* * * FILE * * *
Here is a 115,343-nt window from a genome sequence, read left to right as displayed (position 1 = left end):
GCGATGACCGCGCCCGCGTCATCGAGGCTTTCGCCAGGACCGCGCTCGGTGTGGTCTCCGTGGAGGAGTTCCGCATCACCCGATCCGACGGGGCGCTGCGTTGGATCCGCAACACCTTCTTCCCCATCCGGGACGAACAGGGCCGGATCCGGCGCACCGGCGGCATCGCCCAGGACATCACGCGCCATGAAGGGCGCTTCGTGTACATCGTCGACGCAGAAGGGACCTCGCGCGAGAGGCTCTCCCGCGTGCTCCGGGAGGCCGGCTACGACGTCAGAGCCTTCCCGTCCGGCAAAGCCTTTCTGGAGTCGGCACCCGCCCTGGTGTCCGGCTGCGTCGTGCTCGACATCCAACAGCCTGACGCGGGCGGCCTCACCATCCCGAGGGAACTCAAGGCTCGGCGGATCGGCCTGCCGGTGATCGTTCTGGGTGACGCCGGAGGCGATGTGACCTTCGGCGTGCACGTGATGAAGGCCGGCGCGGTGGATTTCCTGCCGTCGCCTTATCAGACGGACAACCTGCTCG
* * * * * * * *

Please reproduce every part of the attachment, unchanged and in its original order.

Here is a 115,343-nt window from a genome sequence, read left to right as displayed (position 1 = left end):
GCGATGACCGCGCCCGCGTCATCGAGGCTTTCGCCAGGACCGCGCTCGGTGTGGTCTCCGTGGAGGAGTTCCGCATCACCCGATCCGACGGGGCGCTGCGTTGGATCCGCAACACCTTCTTCCCCATCCGGGACGAACAGGGCCGGATCCGGCGCACCGGCGGCATCGCCCAGGACATCACGCGCCATGAAGGGCGCTTCGTGTACATCGTCGACGCAGAAGGGACCTCGCGCGAGAGGCTCTCCCGCGTGCTCCGGGAGGCCGGCTACGACGTCAGAGCCTTCCCGTCCGGCAAAGCCTTTCTGGAGTCGGCACCCGCCCTGGTGTCCGGCTGCGTCGTGCTCGACATCCAACAGCCTGACGCGGGCGGCCTCACCATCCCGAGGGAACTCAAGGCTCGGCGGATCGGCCTGCCGGTGATCGTTCTGGGTGACGCCGGAGGCGATGTGACCTTCGGCGTGCACGTGATGAAGGCCGGCGCGGTGGATTTCCTGCCGTCGCCTTATCAGACGGACAACCTGCTCG